I think some of the Justices want to avoid the issue, so they can avoid agreeing with same sex marriage or writing an opinion not easily supported by Constitutional law. I can just imagine a couple of them writing that the authors of the Constitution had no more intention of equal protection protecting same sex marriage then they did people marrying their pet ducks. Equal Protection, full faith and credit, apply today to a lot of things that the framers could not have imagined. It was un-imaginable when the Constitution was written that you could talk in Philadelphia and be heard in New York, that a machine could could be read around the world instantly, that you could take the heart out of one man and use it to keep another man alive, women voting, women owning property in their own name, a great deal has changed in 225 years. The essence of a common law system, the basis of our Constitutional law system, is that the law is a living thing that changes and grows as society and technology change.
Friday, October 03, 2014
Thursday, October 02, 2014
This started with looking at a calendar and sending an email request. I have a big meeting coming up on October 16 and 17th. We will send a last minute details email to the attendees, normally three days before the meeting date. Looking at the calendar, that would be Monday October 13th, Columbus Day, we are closed. So I emailed the person responsible for sending the email and said, we need to send the attendee emails on Friday October 10th. She replied that she would send it on Tuesday October 14th. In a moment of supreme "kitchen sinking"* I replied in an email with 5 numbered paragraphs, each expressing my opinions on a different screw up relating to this meeting. Paragraph number 3 went something like this:
"The attendee emails MUST BE SENT ON FRIDAY OCTOBER 10th. About 1/3 of the 140 attendees will be attending a meeting on October 15th, I know this because I am hosting that meeting in my office. If we send the email on the 14th, they will get it when they are at the airport, making it impossible for them to print the 17 pages we are asking them to print before they leave for the conference. When I asked for the 10th, I had thought through this and didn't expect to have to argue or justify my request."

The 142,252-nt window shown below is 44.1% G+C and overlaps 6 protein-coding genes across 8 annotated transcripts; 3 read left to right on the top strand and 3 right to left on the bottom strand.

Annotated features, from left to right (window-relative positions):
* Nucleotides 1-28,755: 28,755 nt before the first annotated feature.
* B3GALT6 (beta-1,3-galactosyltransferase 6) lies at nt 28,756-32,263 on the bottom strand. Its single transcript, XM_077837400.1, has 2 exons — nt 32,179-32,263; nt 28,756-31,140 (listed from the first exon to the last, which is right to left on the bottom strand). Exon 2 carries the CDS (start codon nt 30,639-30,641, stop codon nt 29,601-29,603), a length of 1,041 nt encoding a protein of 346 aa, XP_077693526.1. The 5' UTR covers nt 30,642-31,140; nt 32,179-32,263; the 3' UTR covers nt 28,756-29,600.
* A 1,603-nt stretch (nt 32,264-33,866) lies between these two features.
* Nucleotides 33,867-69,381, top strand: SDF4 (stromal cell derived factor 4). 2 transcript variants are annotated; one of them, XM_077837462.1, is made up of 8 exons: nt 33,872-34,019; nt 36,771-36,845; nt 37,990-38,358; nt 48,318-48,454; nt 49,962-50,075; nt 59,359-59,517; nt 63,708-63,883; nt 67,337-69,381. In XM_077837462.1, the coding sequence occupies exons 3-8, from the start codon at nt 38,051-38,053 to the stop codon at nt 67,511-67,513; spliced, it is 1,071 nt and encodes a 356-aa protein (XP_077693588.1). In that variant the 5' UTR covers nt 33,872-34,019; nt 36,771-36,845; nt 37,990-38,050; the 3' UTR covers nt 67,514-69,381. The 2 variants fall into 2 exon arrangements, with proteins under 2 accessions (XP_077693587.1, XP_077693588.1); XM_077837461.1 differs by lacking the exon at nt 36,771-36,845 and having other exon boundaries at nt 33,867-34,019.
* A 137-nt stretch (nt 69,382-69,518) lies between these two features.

I went to far, I am told I scared people because a couple of paragraphs had passages all in CAPITAL letters. Yes I was shouting, be glad you weren't in the room with me. The above passage, sent someone blubbering to her boss, that "he thinks I am an idiot." Opps, I didn't mean that. I think one of her coworkers is an idiot, but the unfortunate target of that passage is actually one of the best people I have worked with on this project.
I get frustrated with debating or being asked to justify minor decisions and requests, and my collaborators on this project specialize in sweating the small stuff. I think I will send them the classic book, "The Peter Principle" for Christmas. One of the principles is that people spend too much time on the little decisions, because they understand the little decisions, and too little time on the major issues, because big decisions are frightening and hard to understand, so they quickly agree and move onto things within their comfort zone. How can people not know this and understand that the big issues deserve time, and on little shit, it is easier to do it the way the @sshole wants then it is to argue with him.
I don't do this often, but sometimes feel bad when I do, I write a great apology email (took a class in how to do it.) I hope I did a good job today - she was talking to me again this afternoon. In six years I have only eviscerated two people that I felt bad about. I did it again, I wish I hadn't, I should have let someone else have the full treatment in a couple of the other paragraphs in that email - I was tired of dealing idiots.
*Kitchen Sinking, is throwing in everything including the kitchen sink when frustrated, mad or upset. A simple rule of dealing with an angry person is to let them talk until they throw in the kitchen sink.